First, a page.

1. Get your blood tested before you start and again a 2-3 months after so that you can measure the effects. Talk to your doctor or a nutritionist before trying anything you read about on the internet :). If/when you decide to try it, take note of any changes in your energy, digestion, weight, etc. Everyone is different. While small samples of people have reported benefits from the carnivore diet, I’m sure there are others who it could cause problems for.
2. The first week was the hardest. Expect fluctuations in your appetite, energy, and focus levels. Get started on a week where you’re not too busy. Work remote. Take time off. Under schedule yourself. Give yourself time to sleep a little more.
3. A few days after I started, I lost my appetite for steak. I’m not sure if it was because I bought a bad cut, or cooked it wrong, but, as you can imagine, not having an appetite for steak while on a diet that consists primarily of steak was pretty challenging. Cheese helped. I ate a lot of it in the first week hah. Keep it stocked in case you need it.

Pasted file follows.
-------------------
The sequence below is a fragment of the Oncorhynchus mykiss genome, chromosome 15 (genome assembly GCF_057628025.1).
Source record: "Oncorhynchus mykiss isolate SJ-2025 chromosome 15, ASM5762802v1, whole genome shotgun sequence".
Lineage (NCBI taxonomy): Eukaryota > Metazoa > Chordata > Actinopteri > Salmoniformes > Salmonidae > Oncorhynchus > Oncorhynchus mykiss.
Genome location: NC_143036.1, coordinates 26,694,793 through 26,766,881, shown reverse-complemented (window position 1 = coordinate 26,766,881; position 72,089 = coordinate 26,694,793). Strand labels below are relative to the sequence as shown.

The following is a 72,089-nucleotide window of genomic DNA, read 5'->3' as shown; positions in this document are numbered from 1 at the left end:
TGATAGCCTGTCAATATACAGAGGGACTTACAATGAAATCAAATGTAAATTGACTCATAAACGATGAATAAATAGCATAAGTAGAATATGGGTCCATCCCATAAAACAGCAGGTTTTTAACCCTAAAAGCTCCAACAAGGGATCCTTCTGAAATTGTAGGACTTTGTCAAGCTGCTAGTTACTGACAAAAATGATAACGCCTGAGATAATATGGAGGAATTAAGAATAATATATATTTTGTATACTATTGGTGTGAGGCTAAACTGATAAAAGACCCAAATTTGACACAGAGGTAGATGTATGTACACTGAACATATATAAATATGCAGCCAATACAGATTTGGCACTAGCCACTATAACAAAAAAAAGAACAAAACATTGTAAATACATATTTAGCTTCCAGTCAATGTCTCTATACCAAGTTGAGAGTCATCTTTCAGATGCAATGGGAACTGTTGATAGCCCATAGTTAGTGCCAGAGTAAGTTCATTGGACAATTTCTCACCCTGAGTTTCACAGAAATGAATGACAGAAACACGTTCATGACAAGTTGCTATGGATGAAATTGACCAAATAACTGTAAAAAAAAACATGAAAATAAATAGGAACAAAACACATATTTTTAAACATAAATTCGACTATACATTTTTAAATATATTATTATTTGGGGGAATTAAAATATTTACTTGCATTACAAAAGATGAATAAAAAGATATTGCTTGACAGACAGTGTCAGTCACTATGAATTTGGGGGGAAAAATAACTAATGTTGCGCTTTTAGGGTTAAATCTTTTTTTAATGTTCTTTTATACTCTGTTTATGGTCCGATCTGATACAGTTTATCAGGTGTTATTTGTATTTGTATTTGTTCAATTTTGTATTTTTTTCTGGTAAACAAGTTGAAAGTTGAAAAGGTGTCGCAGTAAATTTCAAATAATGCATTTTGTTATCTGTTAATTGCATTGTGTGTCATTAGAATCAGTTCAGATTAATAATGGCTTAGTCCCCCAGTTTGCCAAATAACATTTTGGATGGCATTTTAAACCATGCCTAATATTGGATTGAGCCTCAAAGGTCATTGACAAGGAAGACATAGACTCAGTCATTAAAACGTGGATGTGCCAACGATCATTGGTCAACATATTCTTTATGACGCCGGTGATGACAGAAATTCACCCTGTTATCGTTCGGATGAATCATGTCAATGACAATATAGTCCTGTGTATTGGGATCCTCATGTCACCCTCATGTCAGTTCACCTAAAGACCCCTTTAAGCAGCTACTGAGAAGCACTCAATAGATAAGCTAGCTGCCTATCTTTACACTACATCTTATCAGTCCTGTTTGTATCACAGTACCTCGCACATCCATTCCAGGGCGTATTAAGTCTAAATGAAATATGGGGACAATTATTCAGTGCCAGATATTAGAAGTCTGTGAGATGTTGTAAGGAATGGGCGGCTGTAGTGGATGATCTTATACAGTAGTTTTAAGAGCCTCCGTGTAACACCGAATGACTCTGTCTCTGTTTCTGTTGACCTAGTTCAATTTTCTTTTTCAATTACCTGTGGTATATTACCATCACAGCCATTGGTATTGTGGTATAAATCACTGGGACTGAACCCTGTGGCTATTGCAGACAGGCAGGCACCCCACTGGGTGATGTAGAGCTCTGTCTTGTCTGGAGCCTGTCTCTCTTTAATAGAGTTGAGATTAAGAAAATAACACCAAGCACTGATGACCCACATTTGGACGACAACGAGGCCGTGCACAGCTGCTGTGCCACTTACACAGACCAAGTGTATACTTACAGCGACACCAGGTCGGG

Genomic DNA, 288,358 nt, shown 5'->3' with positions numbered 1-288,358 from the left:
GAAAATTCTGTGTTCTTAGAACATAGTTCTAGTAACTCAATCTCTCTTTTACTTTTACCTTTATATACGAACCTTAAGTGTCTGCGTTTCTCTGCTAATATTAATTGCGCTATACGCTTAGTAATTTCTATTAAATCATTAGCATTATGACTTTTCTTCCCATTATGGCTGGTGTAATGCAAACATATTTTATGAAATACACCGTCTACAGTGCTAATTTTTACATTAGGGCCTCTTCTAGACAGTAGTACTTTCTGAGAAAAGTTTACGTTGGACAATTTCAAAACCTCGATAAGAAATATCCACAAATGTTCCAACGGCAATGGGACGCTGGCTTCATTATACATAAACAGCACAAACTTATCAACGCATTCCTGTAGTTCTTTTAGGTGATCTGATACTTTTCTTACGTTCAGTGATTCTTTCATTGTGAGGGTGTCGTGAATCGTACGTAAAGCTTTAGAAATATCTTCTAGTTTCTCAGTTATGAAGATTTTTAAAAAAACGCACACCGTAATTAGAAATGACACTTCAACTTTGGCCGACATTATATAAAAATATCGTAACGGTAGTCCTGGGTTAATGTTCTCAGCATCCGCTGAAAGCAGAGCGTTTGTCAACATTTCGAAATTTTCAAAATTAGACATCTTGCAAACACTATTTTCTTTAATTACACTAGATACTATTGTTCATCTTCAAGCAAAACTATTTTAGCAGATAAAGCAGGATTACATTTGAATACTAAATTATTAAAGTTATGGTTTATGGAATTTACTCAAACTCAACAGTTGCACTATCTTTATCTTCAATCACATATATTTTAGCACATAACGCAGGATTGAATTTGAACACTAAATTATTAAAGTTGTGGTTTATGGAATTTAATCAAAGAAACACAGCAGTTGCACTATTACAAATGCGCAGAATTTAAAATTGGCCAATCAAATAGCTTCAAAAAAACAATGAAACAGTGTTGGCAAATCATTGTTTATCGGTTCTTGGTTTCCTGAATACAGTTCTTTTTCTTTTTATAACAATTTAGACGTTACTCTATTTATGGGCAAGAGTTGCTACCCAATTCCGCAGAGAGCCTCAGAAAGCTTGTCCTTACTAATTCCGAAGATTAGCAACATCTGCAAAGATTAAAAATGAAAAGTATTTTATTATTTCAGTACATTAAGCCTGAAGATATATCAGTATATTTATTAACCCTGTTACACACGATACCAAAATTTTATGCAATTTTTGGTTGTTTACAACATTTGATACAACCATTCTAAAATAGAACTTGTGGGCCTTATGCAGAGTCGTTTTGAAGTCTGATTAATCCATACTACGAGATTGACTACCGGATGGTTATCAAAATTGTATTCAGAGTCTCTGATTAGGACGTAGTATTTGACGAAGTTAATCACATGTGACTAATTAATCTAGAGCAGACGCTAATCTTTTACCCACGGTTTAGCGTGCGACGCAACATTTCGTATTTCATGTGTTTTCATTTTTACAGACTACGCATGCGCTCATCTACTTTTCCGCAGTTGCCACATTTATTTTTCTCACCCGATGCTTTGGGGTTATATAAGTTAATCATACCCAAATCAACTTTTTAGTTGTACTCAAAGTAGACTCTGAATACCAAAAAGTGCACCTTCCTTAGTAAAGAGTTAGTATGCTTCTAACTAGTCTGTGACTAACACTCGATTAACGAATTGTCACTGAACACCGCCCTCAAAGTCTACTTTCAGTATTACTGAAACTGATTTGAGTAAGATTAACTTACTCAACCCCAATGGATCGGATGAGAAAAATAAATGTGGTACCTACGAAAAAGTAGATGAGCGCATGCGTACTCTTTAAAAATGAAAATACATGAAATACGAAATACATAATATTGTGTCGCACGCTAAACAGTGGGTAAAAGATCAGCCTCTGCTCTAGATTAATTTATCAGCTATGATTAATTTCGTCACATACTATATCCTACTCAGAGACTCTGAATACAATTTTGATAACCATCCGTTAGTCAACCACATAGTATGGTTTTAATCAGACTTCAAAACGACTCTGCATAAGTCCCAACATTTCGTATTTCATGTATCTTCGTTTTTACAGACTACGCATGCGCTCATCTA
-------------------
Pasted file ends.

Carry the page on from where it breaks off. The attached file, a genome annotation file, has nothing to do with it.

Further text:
If you’re going to cheat – and I did on that first week – try eating something that’s not too far from the diet, such as peanut butter. While peanut butter is not part of the diet, it’s not as bad for you as something like Twinkies, and it’s really tasty so it can help you overcome cravings for something much worse.
4. Be prepared for swings in your appetite. Some days I would go several hours without being hungry at all. Other days I would randomly be starving for a huge meal at 10am (after eating breakfast), a time when I used to never be hungry. My appetite leveled out after the first few weeks once I found the right portion sizes to eat throughout the day. Until you find yours, make sure you have access to carnivore friendly food throughout the day.
The carnivore diet FAQ
I had a lot of questions about the diet and I’m sure you do, too.
No vegetables? Really?
Despite what you’ve been told over and over again since you were a child, vegetables might not be as important as we thought. They certainly have vitamins and nutrients, but they might not be the best source. According to, High Steaks, “they come with plenty of ‘anti-nutrients’ which tend to bind to the same receptors and reduce uptake by the body, or are destroyed by cooking or are unavailable without certain fats.”
Did you experience digestive problems?